In certain instances where radiation from the diodes is concerned (as well as in the detection or utilization of electric signals induced in the antenna by incident radiation) special arrangements are provided to prevent cancellation of radiation in a given direction (or of rectified voltages) from various diodes in the series.
Referring to FIG. 6 lines 150' of tungsten and subsequent lines 152' of nickel are deposited as above however the amount of overlap of each line structure 152' is different at its two ends. At the left end L the extent of overlap is very limited, in accordance with the preceding embodiments to less than 1 micron to provide an R C time constant that enables response at the highest frequency of interest. However at the right end R of each line 150' the extent of overlap is grossly larger, e.g., several microns, and non-responsive. Response to the frequencies of interest and mixing them occurs at the ends L but not at ends R, hence no cancellation results. (If the two successive overlaps were of the same length, due to the reversal of the dissimilar metals, opposite rectification of voltages would occur at the two ends with resultant cancellation.)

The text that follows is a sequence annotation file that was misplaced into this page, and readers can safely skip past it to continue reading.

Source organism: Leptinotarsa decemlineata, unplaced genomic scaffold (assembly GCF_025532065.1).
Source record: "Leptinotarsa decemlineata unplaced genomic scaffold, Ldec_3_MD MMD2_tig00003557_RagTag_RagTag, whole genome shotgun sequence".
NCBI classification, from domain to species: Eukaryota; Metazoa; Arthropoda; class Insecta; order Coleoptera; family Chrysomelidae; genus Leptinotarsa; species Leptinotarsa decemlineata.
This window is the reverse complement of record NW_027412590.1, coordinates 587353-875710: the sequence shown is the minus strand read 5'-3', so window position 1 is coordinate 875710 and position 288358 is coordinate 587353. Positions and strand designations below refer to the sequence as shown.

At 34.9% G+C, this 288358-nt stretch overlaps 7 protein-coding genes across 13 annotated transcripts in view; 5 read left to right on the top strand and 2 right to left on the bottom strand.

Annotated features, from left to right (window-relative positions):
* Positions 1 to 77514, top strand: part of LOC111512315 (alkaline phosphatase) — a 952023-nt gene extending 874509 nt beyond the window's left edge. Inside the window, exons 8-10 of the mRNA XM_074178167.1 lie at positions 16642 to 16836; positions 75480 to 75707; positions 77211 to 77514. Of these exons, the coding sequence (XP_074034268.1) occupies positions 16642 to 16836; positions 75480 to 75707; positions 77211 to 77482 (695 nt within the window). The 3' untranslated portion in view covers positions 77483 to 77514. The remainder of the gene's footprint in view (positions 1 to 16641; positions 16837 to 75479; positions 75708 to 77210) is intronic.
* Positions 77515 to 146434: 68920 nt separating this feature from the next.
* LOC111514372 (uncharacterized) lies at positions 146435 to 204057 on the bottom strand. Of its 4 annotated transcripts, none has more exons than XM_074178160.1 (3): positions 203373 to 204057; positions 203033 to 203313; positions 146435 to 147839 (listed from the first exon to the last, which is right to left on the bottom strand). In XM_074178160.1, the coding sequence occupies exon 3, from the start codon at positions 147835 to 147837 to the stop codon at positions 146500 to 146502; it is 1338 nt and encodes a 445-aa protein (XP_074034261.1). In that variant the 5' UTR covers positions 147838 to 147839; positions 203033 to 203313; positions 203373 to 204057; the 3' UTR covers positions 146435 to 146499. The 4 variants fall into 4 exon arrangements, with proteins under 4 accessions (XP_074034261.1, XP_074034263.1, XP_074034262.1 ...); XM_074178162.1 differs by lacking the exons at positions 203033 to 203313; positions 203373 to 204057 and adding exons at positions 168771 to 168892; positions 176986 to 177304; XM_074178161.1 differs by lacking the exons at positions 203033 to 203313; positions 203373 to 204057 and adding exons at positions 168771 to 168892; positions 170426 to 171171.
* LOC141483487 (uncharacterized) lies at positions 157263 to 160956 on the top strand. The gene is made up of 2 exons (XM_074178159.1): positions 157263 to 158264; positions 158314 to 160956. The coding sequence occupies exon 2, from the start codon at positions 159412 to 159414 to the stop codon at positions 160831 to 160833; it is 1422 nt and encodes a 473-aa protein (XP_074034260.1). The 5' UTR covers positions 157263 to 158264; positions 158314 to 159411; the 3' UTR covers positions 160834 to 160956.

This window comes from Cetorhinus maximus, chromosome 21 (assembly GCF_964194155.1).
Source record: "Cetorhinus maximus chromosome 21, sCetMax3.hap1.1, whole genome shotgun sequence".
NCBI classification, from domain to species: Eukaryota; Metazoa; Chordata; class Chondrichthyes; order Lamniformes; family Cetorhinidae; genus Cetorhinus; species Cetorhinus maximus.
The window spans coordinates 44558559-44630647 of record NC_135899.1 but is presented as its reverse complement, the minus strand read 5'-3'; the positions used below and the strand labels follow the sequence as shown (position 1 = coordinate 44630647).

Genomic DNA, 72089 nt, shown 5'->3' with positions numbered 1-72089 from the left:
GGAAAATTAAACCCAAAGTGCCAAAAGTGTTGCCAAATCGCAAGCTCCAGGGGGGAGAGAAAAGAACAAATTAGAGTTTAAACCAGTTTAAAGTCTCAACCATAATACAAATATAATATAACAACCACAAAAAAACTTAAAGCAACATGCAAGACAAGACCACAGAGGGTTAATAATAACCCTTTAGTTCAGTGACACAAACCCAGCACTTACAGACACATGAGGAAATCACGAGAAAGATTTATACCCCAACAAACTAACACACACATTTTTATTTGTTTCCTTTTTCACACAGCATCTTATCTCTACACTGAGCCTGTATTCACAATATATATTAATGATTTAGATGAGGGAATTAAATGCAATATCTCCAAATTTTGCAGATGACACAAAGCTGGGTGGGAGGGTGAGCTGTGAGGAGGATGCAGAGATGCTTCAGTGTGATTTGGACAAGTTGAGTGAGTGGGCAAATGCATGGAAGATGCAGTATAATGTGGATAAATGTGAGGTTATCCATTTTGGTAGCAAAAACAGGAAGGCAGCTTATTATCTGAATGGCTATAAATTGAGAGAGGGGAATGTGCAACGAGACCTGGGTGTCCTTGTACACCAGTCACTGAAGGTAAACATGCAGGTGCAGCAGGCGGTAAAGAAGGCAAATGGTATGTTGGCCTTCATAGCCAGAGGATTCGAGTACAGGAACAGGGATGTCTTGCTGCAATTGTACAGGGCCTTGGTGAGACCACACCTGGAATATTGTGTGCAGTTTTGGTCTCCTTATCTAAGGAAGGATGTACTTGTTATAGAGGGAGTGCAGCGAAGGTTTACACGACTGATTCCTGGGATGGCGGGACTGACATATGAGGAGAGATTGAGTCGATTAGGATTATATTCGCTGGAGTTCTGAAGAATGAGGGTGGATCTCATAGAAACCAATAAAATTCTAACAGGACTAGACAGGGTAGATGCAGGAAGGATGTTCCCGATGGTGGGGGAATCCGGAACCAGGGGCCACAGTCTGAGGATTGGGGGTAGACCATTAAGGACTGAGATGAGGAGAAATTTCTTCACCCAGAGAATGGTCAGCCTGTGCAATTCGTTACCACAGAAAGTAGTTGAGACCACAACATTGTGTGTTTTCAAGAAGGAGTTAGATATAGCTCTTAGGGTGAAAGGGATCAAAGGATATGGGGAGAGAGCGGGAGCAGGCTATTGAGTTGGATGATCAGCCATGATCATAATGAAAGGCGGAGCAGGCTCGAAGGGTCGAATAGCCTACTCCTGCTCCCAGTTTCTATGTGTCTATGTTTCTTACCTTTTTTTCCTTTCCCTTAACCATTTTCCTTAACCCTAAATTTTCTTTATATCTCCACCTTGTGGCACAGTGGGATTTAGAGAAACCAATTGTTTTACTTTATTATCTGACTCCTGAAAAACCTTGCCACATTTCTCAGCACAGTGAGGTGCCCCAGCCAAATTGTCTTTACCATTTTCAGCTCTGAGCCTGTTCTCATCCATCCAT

In the alternative embodiment of FIG. 7, the overlap of the second deposits 152 at the two ends are identical in extent. However by means of masking or otherwise during application of the dielectric, the dielectric layers 126 are provided only at the left ends L of lines 152. Thus only at those ends are the effective diodes created, the contact between the right ends of lines 152 and the adjoining lines 150 being ohmic and not capable of producing any rectified voltage or mixing.